December 13, 2010 at 1:39 PM
Despite the fact that the S&P is up over 80% in the last 21 months, US financial firms are currently tripping over each other in their zeal to raise their S&P 500 and GDP targets for 2011. JPMorgan’s chief US equities strategist, Thomas Lee, came out on December 3rd with a target of 1425 on the S&P for 2011, which would be a 15 percent gain. Barclays Capital last Thursday released a 1420 estimate. Not to be outdone, Goldman Sachs also recently released its forecast, and it sees a more-than-20 percent increase next year, to 1450. Meanwhile, PIMCO’s idea of a “new normal” has translated into a 2011 GDP forecast raised from 2-2.5% to 3-3.5% due to “massive” government stimulus.
In the midst of this collective ‘hurrah,’ very little attention is being paid to what is going on over in the bond market. With my due condolences to Fed Chairman Bernanke, the yield on the 10-year Treasury note has increased from 2.33% on October 8th to 3.29% today. And, if there is any notice at all given to that recent run-up in yields, it is merely explained away as a sign of robust growth returning to the economy.
In reality, growth doesn’t cause an increase in interest rates; it is either lack of savings or inflation that is responsible. To refute the ‘robust growth’ reasoning, turn your attention to the fact that the spike in yields just happened to coincide with the news that the unemployment rate jumped to 9.8% in November.
A slightly broader explanation for the surge in borrowing costs might be the failure of the Bowles-Simpson deficit commission to implement any cost cutting measures. Or, perhaps it was the intimation from Bernanke himself that QE III may already be under construction in his infamous interview on 60 Minutes. Or, maybe it is the fact that the $150.4 billion November budget deficit was the highest total for that month… ever, and was the 26th straight month of red ink! I often wonder to myself, where in the midst of all this good news do I summon a bearish attitude?
I think it’s pretty clear that ‘robust growth’ is going the way of ‘green shoots’ and knickers – right into the dustbin of history.
So, what will the increase in interest rates – ignored by all of Wall Street – actually mean for the economy in 2011?
For starters, the National Home Price Index already fell 2% in the third quarter of 2010. On a national basis, home prices are 1.5% lower year-over-year, and 15 out of the 20 cities measured were down over the last 12 months. On a month-over-month basis, 18 cities posted a price decline in September, compared to 15 MoM drops in August, and just 8 cities experiencing price reductions in the July report. Therefore, home prices, which were already headed lower before this recent spike in mortgage rates, are set to take another tumble downward. According to Freddie Mac’s weekly survey of conforming mortgages, the average rate on the 30-year fixed is at its highest level in six months. 30-year rates averaged 4.61% for the week ending Dec. 9, up from 4.46% last week. It’s the fourth week in a row that the mortgage rate has increased. The ramifications for the real estate market and bank lending are clear. Lower home prices will send more mortgages under water and force many more homes into foreclosure. Higher borrowing costs will lower the demand for borrowing and place more strain on the capital of lending institutions.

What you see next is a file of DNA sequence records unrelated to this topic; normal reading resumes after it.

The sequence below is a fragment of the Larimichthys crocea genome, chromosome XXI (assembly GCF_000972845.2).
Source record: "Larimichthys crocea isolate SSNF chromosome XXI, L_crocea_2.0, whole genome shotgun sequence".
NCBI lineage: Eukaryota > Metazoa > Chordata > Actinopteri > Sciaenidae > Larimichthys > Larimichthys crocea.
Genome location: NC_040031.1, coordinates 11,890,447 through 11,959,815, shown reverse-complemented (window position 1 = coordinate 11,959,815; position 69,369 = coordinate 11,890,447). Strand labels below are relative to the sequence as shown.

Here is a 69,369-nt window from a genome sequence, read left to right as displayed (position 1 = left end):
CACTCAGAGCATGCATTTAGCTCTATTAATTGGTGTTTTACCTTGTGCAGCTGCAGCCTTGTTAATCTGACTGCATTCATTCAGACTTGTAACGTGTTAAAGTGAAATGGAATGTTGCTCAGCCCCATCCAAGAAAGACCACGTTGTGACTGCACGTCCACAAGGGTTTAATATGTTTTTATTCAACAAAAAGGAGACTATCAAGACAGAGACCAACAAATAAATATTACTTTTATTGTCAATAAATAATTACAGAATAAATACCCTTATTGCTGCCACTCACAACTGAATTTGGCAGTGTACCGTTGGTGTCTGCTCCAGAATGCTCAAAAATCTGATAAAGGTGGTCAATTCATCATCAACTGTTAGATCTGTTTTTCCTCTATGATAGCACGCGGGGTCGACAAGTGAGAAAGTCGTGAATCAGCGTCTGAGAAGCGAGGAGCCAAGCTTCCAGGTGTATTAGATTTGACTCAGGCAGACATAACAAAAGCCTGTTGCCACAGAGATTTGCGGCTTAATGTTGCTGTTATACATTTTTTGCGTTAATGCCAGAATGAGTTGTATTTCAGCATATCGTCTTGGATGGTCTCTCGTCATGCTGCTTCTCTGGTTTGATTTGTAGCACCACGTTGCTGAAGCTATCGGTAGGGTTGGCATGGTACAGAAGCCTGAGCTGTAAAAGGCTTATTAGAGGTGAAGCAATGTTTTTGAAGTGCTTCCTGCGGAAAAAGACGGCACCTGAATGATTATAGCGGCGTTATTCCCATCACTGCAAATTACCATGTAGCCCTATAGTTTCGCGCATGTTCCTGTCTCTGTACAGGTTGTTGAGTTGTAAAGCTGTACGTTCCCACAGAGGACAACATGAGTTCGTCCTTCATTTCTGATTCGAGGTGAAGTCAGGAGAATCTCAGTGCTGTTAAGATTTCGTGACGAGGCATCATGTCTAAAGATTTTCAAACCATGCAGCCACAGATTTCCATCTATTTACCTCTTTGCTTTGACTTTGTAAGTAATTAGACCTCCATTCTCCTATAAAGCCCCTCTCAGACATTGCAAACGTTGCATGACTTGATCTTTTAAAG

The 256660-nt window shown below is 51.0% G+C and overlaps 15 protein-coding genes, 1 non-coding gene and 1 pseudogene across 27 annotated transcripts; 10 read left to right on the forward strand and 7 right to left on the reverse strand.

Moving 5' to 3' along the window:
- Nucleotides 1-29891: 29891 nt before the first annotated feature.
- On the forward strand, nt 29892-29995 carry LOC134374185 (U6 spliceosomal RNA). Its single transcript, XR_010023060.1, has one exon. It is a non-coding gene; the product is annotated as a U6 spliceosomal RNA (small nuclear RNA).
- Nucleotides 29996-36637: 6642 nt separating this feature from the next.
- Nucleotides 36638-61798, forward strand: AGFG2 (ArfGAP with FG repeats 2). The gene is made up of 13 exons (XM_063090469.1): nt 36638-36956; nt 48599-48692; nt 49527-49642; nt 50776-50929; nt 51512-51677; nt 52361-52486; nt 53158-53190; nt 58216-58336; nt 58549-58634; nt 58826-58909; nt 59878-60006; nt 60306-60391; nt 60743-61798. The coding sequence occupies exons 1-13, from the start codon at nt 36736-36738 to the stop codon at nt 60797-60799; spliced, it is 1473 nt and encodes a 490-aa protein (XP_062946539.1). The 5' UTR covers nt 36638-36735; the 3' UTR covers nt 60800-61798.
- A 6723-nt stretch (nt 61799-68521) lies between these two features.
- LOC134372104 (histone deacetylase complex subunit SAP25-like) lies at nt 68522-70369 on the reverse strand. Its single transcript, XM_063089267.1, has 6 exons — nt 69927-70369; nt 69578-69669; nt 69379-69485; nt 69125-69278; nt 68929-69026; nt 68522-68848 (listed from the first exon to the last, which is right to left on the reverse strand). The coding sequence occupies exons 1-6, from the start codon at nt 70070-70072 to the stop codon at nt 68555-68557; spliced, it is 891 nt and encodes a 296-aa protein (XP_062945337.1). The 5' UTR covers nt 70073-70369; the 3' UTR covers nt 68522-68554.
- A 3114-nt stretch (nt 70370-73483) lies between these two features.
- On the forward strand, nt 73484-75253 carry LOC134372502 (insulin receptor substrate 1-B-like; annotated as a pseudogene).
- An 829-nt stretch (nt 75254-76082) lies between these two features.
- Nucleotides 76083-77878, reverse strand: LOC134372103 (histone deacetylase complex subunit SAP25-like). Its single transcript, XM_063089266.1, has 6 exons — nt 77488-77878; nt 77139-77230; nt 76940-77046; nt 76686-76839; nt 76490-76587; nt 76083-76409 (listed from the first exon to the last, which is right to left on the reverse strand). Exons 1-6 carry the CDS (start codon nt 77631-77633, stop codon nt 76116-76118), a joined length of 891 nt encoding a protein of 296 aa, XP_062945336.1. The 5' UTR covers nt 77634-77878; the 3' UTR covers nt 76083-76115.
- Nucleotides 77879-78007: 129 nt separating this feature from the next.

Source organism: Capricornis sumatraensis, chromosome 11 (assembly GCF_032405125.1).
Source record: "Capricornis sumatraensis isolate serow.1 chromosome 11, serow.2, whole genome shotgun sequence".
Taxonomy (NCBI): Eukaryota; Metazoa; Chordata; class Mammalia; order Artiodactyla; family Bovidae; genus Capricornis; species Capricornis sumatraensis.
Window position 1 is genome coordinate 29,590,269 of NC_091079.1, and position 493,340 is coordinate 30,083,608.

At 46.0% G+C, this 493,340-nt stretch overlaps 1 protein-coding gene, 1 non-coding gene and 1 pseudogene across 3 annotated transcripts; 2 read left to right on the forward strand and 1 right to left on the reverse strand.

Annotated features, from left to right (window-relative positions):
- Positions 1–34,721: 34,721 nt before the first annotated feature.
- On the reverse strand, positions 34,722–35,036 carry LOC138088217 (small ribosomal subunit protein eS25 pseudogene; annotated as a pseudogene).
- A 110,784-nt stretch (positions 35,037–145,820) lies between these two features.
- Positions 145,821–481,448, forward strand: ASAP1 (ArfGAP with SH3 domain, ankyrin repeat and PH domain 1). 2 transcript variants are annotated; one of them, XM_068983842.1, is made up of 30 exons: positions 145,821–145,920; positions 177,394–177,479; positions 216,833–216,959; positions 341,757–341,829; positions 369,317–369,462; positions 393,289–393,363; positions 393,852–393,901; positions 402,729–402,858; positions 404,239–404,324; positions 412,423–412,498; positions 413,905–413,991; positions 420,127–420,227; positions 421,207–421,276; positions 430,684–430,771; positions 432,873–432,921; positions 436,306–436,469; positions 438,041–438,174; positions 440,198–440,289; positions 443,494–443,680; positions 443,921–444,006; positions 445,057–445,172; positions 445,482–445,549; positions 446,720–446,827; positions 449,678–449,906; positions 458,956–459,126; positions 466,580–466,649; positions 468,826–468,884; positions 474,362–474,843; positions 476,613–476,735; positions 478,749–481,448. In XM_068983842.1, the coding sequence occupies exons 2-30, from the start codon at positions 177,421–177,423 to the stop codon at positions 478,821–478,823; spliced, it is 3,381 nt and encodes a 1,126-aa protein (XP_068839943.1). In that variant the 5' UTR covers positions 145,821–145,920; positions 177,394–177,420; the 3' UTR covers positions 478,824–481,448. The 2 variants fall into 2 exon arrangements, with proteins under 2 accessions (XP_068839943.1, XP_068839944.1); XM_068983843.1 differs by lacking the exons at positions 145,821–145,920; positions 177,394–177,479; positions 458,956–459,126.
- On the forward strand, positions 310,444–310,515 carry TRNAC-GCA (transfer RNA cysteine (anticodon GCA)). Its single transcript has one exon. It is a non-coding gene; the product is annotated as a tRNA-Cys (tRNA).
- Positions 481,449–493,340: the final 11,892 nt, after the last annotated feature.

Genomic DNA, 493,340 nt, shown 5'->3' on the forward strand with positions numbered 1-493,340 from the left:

On top of that, household debt as a percentage of GDP still stands at a lofty 91%. It should be clear that with near double-digit unemployment, the last thing consumers can now tolerate is a significant increase in debt-service payments.
The rising cost of money is even worse news for the federal government and its chronically ballooning debt problem. According to the Federal Reserve’s Flow of Funds Report, total non-financial debt reached an all-time high of $35.8 trillion in the third quarter of 2010. In fact, household debt, business debt, and government debt increased at a 4.2% annual rate last quarter.
To put that record level of nominal debt into perspective: in 1980, the total non-financial debt-to-GDP ratio was 144%. In the height of the credit boom, at the end of 2007, that figure was 226%. Today, the figure stands at a mind-blowing 243%! So you can forget about all that deleveraging talk. The US is in fact still leveraging up, both in nominal terms and as a percentage of GDP.
I think the rising cost of money will become the story of 2011. Its effect on consumers, the real estate market, and government borrowing costs will be profound. Apparently, most major brokerage firms have no fear of soaring interest rates causing our economy to implode. However, it’s clear to me that the bond market has already started to crack due to inflation and massive oversupply from the Treasury. Prudent investors should think twice before overlooking what could be the initial holes in the biggest bubble in world history – the full faith and credit of the United States.